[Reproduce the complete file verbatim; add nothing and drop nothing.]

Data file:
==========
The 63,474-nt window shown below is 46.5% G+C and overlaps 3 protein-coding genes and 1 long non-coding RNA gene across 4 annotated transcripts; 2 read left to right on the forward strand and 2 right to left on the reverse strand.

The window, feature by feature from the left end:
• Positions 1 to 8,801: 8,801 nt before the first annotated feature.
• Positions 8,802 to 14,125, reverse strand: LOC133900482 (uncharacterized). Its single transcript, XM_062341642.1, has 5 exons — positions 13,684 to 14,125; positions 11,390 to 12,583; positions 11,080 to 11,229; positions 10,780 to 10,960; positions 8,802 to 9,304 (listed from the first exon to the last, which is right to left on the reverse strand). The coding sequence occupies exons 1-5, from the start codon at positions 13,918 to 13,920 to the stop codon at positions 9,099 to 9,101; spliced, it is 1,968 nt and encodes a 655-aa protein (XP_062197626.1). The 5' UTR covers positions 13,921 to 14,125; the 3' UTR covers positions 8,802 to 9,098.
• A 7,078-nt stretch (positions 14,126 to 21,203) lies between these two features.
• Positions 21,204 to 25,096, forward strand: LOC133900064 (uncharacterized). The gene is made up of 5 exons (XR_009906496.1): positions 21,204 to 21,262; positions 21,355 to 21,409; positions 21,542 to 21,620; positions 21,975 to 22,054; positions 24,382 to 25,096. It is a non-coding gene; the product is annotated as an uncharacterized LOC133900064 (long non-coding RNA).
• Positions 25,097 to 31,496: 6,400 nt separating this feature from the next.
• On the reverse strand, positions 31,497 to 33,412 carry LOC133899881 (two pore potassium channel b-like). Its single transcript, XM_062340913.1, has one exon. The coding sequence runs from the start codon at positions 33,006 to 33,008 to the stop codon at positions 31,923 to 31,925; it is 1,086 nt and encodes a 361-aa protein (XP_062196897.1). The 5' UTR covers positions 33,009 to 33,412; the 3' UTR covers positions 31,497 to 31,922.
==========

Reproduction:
The 63,474-nt window shown below is 46.5% G+C and overlaps 3 protein-coding genes and 1 long non-coding RNA gene across 4 annotated transcripts; 2 read left to right on the forward strand and 2 right to left on the reverse strand.

The window, feature by feature from the left end:
• Positions 1 to 8,801: 8,801 nt before the first annotated feature.
• Positions 8,802 to 14,125, reverse strand: LOC133900482 (uncharacterized). Its single transcript, XM_062341642.1, has 5 exons — positions 13,684 to 14,125; positions 11,390 to 12,583; positions 11,080 to 11,229; positions 10,780 to 10,960; positions 8,802 to 9,304 (listed from the first exon to the last, which is right to left on the reverse strand). The coding sequence occupies exons 1-5, from the start codon at positions 13,918 to 13,920 to the stop codon at positions 9,099 to 9,101; spliced, it is 1,968 nt and encodes a 655-aa protein (XP_062197626.1). The 5' UTR covers positions 13,921 to 14,125; the 3' UTR covers positions 8,802 to 9,098.
• A 7,078-nt stretch (positions 14,126 to 21,203) lies between these two features.
• Positions 21,204 to 25,096, forward strand: LOC133900064 (uncharacterized). The gene is made up of 5 exons (XR_009906496.1): positions 21,204 to 21,262; positions 21,355 to 21,409; positions 21,542 to 21,620; positions 21,975 to 22,054; positions 24,382 to 25,096. It is a non-coding gene; the product is annotated as an uncharacterized LOC133900064 (long non-coding RNA).
• Positions 25,097 to 31,496: 6,400 nt separating this feature from the next.
• On the reverse strand, positions 31,497 to 33,412 carry LOC133899881 (two pore potassium channel b-like). Its single transcript, XM_062340913.1, has one exon. The coding sequence runs from the start codon at positions 33,006 to 33,008 to the stop codon at positions 31,923 to 31,925; it is 1,086 nt and encodes a 361-aa protein (XP_062196897.1). The 5' UTR covers positions 33,009 to 33,412; the 3' UTR covers positions 31,497 to 31,922.